To direct the Nessus scanner to use privilege escalation, click the drop-down menu labeled “Privilege Escalation” and select the appropriate option for your target system. Enter the escalation information in the provided box.

Note: PowerBroker (pbrun), from BeyondTrust and DirectAuthorize (dzdo), from Centrify, are proprietary root task delegation methods for Unix and Linux systems.

Tip: Scans run using “su+sudo” allow the user to scan with a non-privileged account and then switch to a user with “sudo” privileges on the remote host. This is important for locations where remote privileged login is prohibited.

Note: Scans run using “sudo” vs. the root user do not always return the same results because of the different environmental variables applied to the “sudo” user and other subtle differences. Please refer to the “sudo” man pages or the following web page for more information: https://www.sudo.ws/man/sudo.man.html.

An example Windows credential window with CyberArk Vault as the authentication method is displayed below:

Note: Aspects of credential options are based on Nessus plugin options. Therefore, specific credential options may differ from the descriptions documented here.

CyberArk Vault Options

The following table describes the options when using CyberArk Vault as the Authentication Method for Windows and SSH credentials.

CyberArk Vault Options

Option Description

Username

The target system’s username.

Domain

This is an optional field if the above username is part of a domain.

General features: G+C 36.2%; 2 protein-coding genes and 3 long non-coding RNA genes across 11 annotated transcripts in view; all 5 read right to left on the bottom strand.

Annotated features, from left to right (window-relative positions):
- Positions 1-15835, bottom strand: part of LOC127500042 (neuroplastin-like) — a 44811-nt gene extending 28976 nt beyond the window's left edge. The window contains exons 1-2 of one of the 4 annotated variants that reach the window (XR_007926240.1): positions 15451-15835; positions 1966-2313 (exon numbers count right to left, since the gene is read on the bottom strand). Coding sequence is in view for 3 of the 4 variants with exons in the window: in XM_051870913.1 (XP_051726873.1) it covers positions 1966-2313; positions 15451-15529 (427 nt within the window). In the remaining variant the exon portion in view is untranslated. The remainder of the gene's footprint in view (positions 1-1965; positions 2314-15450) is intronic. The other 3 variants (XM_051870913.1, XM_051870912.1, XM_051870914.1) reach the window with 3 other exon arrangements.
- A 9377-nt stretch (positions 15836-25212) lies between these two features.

Central Credential Provider Host

The CyberArk Central Credential Provider IP/DNS address.

Central Credential Provider Port

The port the CyberArk Central Credential Provider is listening on.

Vault Username (optional)

If the CyberArk Central Credential Provider is configured to use basic authentication you can fill in this field for authentication.

Vault Password (optional)

If the CyberArk Central Credential Provider is configured to use basic authentication you can fill in this field for authentication.

Safe

The safe on the CyberArk Central Credential Provider server that contained the authentication information you would like to retrieve.

AppID

The AppID that has been allocated permissions on the CyberArk Central Credential Provider to retrieve the target password.

Folder

The folder on the CyberArk Central Credential Provider server that contains the authentication information you would like to retrieve.

PolicyID

The PolicyID assigned to the credentials you would like to retrieve from the CyberArk Central Credential Provider.

Vault Use SSL

If CyberArk Central Credential Provider is configured to support SSL through IIS check for secure communication.

Vault Verify SSL

If CyberArk Central Credential Provider is configured to support SSL through IIS and you want to validate the certificate check this. Refer to custom_CA.inc documentation for how to use self-signed certificates.